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Alfred Russel Wallace : Alfred Wallace : A. R. Wallace :
Russel Wallace : Alfred Russell Wallace (sic)

Pauperism and Free Trade
(S358ac: 1883)

Editor Charles H. Smith's Note: A letter to the Editor printed on page 2 of the 3 February 1883 issue of the London newspaper The Echo. To link directly to this page, connect with: http://people.wku.edu/charles.smith/wallace/S358AC.htm

To the Editor of The Echo.

     Sir,--In adducing the increased cost of Poor Law relief as a ground for maintaining the increase of pauperism, in the face of figures showing a considerable decrease, your correspondents have exposed themselves to an easy refutation. But as an argument is not answered till it is taken at its best, and as your object is no doubt to arrive at the truth of this matter, will you allow me to state a few considerations which lead me to believe that Mr. George's statement of the permanence, if not the increase, of the mass of our pauperism may be quite correct.

     In the first place, I would point out that the statistics of pauperism are most unsatisfactory. They consist only of the number of paupers receiving relief on one day in each year (the 1st of January). It has been estimated that the numbers thus given must be multiplied by 3 1/2 to give the actual number of cases of pauperism in the year; and even allowing for persons relieved twice or many times over, the number of real paupers will be enormously increased. It is true this does not affect the increase or decrease, but it shows that the statistics themselves are most imperfect, and may lead to very erroneous conclusions.

     Coming now to matter more directly affecting the question at issue, I have first to remark that no conclusion can be drawn from the comparison of two picked years, because the numbers of official paupers fluctuate most irregularly. If, instead of choosing 1850 and 1881--which show a considerable decrease--we take 1853 and 1880, we find a considerable increase (798,822 in the former year, and 837,940 in the latter); and if we take 1853 and 1871, we find a much greater increase than the decrease shown by 1850 and 1881. The only instructive course is to take considerable averages, and if from the tables from 1849 to 1880 (now before me, we take the first and the last twelve years, we find no diminution, but a slight increase. Considering the enormous increase of our wealth in these two periods, this result is itself sufficiently startling; but, it is said, population has increased. No doubt; but not so very much, if we take, not the extreme dates, but the middle of the two periods of which I have taken the average--say 1855 and 1874. There are, however, five distinct causes (at least), all of which tend to make the official pauperism less as compared with the real in recent years. Allow me shortly to state these:--

     (1.) The Poor Law has now for a long time been more and more stringently applied, especially as regards out-door relief. Numerous books and reports show this, and thus official paupers are diminished. (2.) Vagrants relieved in the "casual wards" are now not included in the official returns of paupers. Formerly they were, and thus paupers now appear to be less, while they may really be greater. (3.) In all our great cities numbers starve to death annually rather than seek the workhouse, as we all know from the newspaper reports. As our cities have enormously grown in the last thirty years, it is probable that such deaths have increased, and every such death indicates that there are hundreds, or perhaps thousands, who just manage to live, though half-starved, and who, in every respect but official recognition, are paupers. (4.) Private charity has immensely increased, and is far better organised of late years. Thus multitudes are relieved who formerly swelled the ranks of official paupers. (5.) Our great cities and dense suburban populations allow ever-increasing numbers of our people to live, honestly or dishonestly, from hand to mouth, as tramps, vagrants, or thieves. These are really paupers, although only occasionally figuring in the official returns.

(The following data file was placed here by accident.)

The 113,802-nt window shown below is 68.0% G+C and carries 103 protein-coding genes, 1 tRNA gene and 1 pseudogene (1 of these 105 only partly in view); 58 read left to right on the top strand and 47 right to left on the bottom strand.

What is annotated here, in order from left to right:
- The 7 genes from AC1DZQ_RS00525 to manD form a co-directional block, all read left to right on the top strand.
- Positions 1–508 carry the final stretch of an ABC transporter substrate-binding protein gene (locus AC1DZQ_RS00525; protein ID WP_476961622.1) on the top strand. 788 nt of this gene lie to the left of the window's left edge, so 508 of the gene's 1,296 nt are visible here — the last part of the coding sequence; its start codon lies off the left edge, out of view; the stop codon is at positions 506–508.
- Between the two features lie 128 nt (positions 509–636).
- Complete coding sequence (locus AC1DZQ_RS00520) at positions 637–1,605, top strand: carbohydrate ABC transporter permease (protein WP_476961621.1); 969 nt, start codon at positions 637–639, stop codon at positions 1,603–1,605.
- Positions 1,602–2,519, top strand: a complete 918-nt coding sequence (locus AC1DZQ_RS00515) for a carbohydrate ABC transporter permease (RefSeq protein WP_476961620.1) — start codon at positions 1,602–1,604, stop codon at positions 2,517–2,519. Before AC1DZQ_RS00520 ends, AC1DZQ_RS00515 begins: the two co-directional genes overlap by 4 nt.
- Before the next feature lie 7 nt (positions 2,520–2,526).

Now, if we combine the whole of these causes tending to make the official records a less and less adequate indication of the real mass of destitution in our country; and if we further consider that beyond all this are whole classes of our population, like the peasants of the West of Ireland and the crofters of Skye and Lewis, living so miserably from hand to mouth that a bad season produces a literal famine, and then remember that even the official records, taken as a fair average, show no signs of a permanent diminution of the number of paupers, we shall, I think, be forced to conclude that the actual amount of want and destitution has probably increased in a greater ratio than population, and this coincidently with an enormous increase of national wealth and a general advance in luxury and refinement which make the fact all the more horrible. The question whether matters might not have been worse if we had not had Free Trade, is a more difficult and a less important one. I would, however, point out that the maximum number of paupers in the official lists was from 1868 to 1871, years which were near the culminating point of that wonderful advance in our commerce and our wealth which are always claimed as the results of Free Trade; and that during the whole period of prosperity from 1862 to 1872 official pauperism was greater than before or since. However this fact may be explained, it affords some justification for the statement that "Free Trade has not diminished Pauperism."

—Yours, &c., Alfred R. Wallace.

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